Tough restrictions and even tougher penalties on the hiring of irregular migrant workers lose their teeth as they get disempowered through the many layers of sub-contractors in the construction and demolition industries.  The Japanese waste segregation culture enables an opportunity to showcase the Filipino ingenuity for improvisation and work efficiency and opens an additional income-earning window.

Without a legal identity Bilogs are formally shut out of essentially all critical, life-sustaining services, except access to food and access to work.  A Bilog cannot rent an apartment and activate the necessary utilities.  He cannot subscribe to a phone plan, or get an internet connection.  He is not covered by health insurance nor can he avail of banking services.

Yet despite all these otherwise crippling handicaps, Bilogs persevere.  Legal identities of others are borrowed by Bilogs, allowing apartments to be rented, utilities to be activated, prepaid phones to be used and internet to be accessed. Bilogs are able to charge health-related expenses on health insurance coverage of others. Remittances reach the Philippines without using the formal banking system.  A local network of friends is the all-reliable, Bilog-enabler.  Truly, no Bilog is an island.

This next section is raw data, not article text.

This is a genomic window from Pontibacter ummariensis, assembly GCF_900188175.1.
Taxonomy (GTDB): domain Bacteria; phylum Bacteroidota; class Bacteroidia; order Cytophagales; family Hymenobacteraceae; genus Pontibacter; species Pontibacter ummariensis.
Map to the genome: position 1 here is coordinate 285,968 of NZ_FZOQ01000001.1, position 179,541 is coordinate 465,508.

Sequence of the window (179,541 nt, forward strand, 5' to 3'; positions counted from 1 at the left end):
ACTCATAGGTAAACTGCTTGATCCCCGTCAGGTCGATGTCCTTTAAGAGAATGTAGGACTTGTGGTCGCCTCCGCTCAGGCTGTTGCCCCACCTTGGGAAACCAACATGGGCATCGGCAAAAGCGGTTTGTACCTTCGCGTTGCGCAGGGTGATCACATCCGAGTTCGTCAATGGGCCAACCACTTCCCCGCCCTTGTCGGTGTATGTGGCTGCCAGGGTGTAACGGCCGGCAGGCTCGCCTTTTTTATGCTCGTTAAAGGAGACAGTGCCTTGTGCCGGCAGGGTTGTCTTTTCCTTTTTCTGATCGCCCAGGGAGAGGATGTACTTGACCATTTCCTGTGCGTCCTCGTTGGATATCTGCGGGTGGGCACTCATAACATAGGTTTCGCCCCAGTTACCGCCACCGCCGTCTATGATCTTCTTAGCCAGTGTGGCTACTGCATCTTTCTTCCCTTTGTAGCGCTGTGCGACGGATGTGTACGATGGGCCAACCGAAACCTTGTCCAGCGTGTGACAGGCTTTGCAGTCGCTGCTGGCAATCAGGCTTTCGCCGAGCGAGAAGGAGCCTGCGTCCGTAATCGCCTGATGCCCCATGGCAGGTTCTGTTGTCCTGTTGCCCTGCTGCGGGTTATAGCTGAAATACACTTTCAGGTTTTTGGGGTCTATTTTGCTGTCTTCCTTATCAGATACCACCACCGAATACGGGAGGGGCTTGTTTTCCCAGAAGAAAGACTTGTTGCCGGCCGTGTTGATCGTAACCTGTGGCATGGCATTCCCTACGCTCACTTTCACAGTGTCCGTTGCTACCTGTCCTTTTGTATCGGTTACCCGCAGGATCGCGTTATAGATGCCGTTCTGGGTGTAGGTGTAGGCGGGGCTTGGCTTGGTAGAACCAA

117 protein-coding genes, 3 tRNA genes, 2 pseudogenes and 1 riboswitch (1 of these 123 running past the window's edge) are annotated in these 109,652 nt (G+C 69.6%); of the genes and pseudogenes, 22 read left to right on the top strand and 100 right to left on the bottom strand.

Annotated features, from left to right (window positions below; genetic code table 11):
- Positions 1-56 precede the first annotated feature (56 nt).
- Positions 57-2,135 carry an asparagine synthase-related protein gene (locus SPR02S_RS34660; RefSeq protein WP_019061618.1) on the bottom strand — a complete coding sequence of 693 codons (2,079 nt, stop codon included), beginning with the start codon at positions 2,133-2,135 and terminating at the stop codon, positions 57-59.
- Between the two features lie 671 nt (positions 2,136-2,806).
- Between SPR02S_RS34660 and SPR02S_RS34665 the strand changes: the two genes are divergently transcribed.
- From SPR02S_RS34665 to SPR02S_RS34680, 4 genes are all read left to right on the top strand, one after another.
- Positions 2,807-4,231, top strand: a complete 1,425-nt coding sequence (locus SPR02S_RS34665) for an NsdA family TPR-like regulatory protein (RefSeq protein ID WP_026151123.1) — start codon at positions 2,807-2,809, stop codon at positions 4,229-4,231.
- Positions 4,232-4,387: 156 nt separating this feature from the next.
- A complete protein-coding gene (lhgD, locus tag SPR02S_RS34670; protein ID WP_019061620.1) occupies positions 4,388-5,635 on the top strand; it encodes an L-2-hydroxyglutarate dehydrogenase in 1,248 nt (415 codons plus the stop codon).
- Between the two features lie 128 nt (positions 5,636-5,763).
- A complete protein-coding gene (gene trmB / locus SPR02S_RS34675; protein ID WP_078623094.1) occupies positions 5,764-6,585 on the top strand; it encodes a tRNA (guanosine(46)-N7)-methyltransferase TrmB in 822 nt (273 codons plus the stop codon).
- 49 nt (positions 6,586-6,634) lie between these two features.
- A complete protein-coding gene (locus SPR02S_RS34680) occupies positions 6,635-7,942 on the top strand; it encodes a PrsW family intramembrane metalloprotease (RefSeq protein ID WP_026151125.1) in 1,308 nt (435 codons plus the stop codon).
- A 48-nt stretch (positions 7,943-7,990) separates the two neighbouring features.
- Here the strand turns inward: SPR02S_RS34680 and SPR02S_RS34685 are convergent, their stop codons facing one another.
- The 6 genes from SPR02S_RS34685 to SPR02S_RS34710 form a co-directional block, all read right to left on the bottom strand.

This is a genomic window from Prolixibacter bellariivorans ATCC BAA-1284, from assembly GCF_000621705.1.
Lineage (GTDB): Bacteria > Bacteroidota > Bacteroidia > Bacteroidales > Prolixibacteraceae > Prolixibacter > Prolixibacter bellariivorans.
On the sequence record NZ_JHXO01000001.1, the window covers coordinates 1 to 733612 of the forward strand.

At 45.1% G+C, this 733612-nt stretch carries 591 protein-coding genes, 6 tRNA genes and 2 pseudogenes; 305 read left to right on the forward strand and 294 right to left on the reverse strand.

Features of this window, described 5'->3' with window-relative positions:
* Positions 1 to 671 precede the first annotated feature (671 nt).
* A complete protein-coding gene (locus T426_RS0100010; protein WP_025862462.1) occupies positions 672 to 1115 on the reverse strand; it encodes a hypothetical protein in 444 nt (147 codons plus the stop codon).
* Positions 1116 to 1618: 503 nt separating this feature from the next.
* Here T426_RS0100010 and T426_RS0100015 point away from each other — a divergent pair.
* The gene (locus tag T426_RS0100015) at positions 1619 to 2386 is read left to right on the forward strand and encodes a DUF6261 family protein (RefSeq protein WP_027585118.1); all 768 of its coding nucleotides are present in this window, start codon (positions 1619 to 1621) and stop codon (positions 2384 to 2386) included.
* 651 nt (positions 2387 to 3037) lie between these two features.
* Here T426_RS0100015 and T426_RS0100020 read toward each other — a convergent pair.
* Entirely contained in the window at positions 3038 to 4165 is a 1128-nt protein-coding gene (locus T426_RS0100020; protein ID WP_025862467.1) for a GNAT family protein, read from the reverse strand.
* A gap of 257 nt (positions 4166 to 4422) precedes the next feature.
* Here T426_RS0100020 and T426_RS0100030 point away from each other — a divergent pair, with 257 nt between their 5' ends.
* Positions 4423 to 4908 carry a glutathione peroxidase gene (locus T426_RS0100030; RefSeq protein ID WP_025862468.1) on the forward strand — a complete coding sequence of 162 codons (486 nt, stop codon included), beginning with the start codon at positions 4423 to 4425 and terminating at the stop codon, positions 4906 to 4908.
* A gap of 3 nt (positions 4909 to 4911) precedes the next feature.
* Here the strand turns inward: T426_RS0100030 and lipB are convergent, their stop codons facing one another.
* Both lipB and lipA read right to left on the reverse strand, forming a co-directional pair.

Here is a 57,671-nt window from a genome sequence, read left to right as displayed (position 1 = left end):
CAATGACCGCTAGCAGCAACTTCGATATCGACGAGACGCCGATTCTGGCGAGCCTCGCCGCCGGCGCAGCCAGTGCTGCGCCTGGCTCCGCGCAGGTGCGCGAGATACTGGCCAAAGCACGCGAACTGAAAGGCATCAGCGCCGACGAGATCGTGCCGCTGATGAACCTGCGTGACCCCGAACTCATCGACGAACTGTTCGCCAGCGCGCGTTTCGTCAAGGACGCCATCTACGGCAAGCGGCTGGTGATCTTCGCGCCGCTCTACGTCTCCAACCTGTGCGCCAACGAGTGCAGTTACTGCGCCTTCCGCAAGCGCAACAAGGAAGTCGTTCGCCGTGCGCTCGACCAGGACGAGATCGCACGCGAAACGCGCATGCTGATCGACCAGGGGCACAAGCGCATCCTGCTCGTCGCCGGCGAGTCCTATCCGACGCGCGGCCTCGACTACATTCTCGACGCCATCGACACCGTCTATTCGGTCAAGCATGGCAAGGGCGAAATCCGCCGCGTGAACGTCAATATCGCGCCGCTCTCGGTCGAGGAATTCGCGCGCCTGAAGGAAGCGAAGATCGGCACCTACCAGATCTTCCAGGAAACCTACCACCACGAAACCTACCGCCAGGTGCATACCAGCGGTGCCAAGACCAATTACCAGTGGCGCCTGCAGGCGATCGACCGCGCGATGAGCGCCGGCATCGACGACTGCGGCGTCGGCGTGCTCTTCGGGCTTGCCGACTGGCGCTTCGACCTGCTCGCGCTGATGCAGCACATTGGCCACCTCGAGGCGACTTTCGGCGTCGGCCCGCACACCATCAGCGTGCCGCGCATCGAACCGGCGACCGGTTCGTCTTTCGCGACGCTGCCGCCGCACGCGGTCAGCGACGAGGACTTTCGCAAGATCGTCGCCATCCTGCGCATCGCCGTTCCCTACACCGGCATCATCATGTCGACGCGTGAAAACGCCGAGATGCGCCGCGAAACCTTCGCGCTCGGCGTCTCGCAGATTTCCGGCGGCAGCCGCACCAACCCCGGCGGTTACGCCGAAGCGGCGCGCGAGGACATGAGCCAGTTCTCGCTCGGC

All of the above are possible only because the Bilog stays undetected.  This is achieved largely through proactive and preventive security practices that have evolved through generations of accumulated Bilog experiences.  Most striking is an informal yet highly effective, virtual, early warning system.  Friends currently traveling throughout a locality act as the eyes and ears of the Bilogs, advising them to avoid areas where they see random spot-checks being conducted by immigration authorities or where they sense increased police visibility or witness police crackdowns.  A Bilog’s instincts are constantly on alert, knowing when incidents will automatically draw police visits (and being sure to depart from that area) and purposely avoiding travel paths that will intersect with known police visibility areas.  For the Bilog, avoiding trouble is paramount.